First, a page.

Vol. 15 No. 2 (2023): Arch Pub Health
Oral Health

Nutritional habits as risk factors for dental caries in children from rural and urban areas in Skopje

Aneta Lazarova
1Health Center, Department of Pediatric and Preventive Dentistry, Skopje, Republic of North Macedonia
Olga Kokoceva-Ivanovska
Department of Pediatric and Preventive Dentistry; Faculty of Dentistry, Ss. Cyril and Methodius University in Skopje, Republic of North Macedonia

Published 2023-12-30


  • dental caries,
  • nutrition,
  • oral health,
  • children

How to Cite

Lazarova A, Kokoceva-Ivanovska O. Nutritional habits as risk factors for dental caries in children from rural and urban areas in Skopje. Arch Pub Health [Internet]. 2023 Dec. 30 [cited 2024 Mar. 2];15(2). Available from: https://id-press.eu/aph/article/view/6109


Proper nutrition is a long-term investment in one’s own health. Oral health as an integral part of general health is in bidirectional relationship with diet and nutrition. Globalization and urbanization have led to nutrition transition from a traditional agriculturally-based diet to consumption of processed foods that are high in sugar. Children have been particularly affected by this change. The aim of this study was to investigate the association between specific nutritional and hygiene habits and the development of caries in children from urban and rural areas. The study was conducted in December 2019 and comprised children aged 6 years. A survey was made and children’s dental status was tested. The results obtained showed a higher percentage of healthy deciduous (50%) and permanent (35%) teeth in children from rural areas than in children from urban area. Both groups had similar habits in terms of cariogenic and cariostatic food intake, but there were differences in children's hygiene habits.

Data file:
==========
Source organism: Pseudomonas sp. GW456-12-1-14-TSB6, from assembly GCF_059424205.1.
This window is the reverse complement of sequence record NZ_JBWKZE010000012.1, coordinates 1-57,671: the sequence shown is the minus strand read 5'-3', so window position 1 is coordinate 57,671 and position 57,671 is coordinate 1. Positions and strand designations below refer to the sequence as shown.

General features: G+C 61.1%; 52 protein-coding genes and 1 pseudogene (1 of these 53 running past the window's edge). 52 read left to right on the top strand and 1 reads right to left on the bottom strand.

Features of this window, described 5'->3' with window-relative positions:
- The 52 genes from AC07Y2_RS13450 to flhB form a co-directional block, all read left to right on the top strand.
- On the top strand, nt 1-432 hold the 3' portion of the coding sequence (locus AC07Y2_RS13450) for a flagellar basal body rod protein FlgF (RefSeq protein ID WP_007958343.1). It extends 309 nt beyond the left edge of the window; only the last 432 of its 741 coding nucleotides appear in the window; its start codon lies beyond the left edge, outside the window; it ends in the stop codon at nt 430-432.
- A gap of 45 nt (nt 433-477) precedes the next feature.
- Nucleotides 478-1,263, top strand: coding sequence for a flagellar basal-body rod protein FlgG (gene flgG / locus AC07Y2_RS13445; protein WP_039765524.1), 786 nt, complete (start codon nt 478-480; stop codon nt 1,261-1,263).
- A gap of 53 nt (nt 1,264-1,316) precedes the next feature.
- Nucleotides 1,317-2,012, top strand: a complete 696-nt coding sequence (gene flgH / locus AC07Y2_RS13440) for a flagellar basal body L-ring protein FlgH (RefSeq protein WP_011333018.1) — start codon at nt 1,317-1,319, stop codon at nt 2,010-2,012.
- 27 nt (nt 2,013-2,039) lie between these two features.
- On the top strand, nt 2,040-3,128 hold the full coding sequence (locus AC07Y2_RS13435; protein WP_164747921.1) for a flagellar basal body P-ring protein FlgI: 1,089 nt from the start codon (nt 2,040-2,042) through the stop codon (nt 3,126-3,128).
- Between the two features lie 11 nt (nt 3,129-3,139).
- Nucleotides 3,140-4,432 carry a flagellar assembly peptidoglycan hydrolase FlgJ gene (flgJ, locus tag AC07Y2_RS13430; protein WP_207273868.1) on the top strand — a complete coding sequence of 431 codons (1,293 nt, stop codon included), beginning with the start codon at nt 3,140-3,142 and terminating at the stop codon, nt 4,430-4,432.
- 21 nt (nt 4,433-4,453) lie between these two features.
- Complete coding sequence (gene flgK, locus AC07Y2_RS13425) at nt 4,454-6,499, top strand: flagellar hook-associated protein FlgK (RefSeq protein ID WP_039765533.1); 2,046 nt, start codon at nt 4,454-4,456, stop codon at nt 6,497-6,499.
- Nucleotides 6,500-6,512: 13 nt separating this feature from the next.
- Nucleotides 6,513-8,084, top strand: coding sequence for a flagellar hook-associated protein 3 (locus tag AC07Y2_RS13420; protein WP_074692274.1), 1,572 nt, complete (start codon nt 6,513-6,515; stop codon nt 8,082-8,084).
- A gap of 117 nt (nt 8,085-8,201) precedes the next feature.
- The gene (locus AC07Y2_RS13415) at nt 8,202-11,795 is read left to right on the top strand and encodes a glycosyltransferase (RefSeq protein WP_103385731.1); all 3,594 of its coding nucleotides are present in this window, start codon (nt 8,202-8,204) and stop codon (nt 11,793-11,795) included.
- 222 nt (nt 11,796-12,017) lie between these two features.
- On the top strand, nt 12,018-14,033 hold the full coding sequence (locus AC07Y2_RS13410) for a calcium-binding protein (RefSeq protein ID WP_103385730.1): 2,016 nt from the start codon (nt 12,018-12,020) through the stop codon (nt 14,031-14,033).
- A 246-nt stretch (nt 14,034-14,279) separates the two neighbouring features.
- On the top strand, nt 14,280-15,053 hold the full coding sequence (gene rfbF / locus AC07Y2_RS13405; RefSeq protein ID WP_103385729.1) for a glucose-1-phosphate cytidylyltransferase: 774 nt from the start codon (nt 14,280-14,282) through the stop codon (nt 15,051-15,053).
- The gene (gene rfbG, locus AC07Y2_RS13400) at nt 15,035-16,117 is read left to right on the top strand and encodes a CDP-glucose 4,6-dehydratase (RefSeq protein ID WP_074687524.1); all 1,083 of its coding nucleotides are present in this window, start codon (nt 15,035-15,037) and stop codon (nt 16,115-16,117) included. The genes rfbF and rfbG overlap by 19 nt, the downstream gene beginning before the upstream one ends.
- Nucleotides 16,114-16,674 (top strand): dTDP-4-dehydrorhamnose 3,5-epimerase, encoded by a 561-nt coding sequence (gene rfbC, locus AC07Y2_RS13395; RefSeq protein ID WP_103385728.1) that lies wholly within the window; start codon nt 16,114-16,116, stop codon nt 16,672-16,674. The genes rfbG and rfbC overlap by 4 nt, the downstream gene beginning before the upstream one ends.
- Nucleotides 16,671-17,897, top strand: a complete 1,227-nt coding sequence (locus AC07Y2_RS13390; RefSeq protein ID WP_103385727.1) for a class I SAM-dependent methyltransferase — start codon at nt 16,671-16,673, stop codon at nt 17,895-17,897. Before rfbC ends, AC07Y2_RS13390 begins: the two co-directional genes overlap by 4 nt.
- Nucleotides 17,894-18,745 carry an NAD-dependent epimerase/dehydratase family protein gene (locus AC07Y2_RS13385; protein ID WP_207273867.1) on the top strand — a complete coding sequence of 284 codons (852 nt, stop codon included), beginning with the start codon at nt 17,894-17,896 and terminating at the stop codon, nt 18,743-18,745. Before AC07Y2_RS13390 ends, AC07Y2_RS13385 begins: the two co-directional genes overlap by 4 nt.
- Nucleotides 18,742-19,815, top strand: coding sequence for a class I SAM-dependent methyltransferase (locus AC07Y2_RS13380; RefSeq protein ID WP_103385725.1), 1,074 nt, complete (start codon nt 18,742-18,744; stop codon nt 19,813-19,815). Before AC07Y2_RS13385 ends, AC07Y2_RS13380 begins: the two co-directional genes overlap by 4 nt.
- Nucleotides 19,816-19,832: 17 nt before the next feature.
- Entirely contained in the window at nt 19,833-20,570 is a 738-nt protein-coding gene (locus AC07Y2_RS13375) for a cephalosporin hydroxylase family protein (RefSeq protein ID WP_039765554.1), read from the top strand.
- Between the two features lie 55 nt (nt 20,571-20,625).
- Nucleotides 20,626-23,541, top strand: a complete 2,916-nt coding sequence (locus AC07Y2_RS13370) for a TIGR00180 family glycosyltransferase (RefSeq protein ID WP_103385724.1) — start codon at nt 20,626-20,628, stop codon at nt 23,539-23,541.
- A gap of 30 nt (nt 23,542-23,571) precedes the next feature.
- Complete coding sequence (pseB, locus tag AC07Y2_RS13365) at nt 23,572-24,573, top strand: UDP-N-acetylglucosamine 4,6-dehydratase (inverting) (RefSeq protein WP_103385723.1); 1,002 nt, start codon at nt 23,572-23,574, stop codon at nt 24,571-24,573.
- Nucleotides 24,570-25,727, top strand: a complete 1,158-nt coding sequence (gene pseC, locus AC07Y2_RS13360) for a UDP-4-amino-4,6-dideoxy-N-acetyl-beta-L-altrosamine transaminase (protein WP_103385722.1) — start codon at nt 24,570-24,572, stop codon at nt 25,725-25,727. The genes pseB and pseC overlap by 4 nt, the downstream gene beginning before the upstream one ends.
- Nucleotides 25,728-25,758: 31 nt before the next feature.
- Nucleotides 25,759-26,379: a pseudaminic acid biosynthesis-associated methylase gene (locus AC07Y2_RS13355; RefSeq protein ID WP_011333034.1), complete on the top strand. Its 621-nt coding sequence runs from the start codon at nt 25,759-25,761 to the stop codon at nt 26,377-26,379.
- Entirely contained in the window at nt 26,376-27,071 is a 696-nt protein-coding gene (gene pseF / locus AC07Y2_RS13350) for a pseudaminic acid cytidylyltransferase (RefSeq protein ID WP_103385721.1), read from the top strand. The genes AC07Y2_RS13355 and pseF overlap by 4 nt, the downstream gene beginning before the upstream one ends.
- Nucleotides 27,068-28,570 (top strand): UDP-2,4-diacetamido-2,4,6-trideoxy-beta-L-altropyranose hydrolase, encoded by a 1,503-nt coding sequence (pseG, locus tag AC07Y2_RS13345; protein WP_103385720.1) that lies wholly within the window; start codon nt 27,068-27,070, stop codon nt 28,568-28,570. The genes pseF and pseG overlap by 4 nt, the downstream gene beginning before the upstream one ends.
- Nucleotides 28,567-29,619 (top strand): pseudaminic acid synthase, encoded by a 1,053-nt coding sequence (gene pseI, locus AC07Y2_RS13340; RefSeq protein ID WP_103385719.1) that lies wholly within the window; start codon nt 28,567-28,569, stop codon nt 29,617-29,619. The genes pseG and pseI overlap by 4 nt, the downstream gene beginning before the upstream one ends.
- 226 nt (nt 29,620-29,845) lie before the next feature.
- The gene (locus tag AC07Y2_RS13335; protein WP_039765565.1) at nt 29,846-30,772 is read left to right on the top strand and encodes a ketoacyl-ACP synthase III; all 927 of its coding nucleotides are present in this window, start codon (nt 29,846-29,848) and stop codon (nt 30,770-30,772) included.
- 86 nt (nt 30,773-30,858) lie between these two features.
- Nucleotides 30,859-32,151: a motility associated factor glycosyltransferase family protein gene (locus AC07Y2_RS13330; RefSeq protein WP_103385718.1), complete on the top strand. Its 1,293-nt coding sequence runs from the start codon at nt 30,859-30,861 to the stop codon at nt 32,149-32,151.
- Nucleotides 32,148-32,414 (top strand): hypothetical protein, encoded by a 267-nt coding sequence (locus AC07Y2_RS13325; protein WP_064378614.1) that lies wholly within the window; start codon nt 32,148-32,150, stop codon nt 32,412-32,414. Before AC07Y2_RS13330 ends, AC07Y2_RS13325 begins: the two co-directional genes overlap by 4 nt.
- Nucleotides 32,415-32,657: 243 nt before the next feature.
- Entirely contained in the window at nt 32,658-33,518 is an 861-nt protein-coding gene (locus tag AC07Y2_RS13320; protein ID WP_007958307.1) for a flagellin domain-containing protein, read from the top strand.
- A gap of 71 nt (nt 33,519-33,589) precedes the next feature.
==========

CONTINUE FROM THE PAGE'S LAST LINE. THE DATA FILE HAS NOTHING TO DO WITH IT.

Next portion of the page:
Download data is not yet available.


  1. Pflipsen M, Zenchenko Y. Nutrition for oral health and oral manifestations of poor nutrition and unhealthy habits. Gen Dent 2017;65(6):36-43;PMID: 29099364
  2. Petersen PE. The World Oral Health Report 2003: continuous improvement of oral health in the 21st century--the approach of the WHO Global Oral Health Programme. Community Dent Oral Epidemiol 2003;31 Suppl 1:3-23;DOI: 10.1046/j..2003.com122.x
  3. Marcenes W, Kassebaum NJ, Bernabé E, et al. Global burden of oral conditions in 1990-2010: a systematic analysis. J Dent Res 2013;92(7):592-597. doi:10.1177/0022034513490168
  4. Sheiham A. Oral health, general health and quality of life. Bulletin of the World Health Organization, September 2005, 83 (9);PMID: 16211151
  5. Guideline: Sugars intake for adults and children. Geneva: World Health Organization; 2015;PMID: 25905159
  6. Petersen PE, Bourgeois D, Ogawa H, Estupinan-Day S, Ndiaye C. The global burden of oral diseases and risks to oral health. Bull World Health Organ. 2005;83(9):661-669;PMID: 16211157
  7. WHO technical information note. Sugars and dental caries. October 2017;
  8. https://www.who.int/publications/i/item/WHO-NMH-NHD-17.12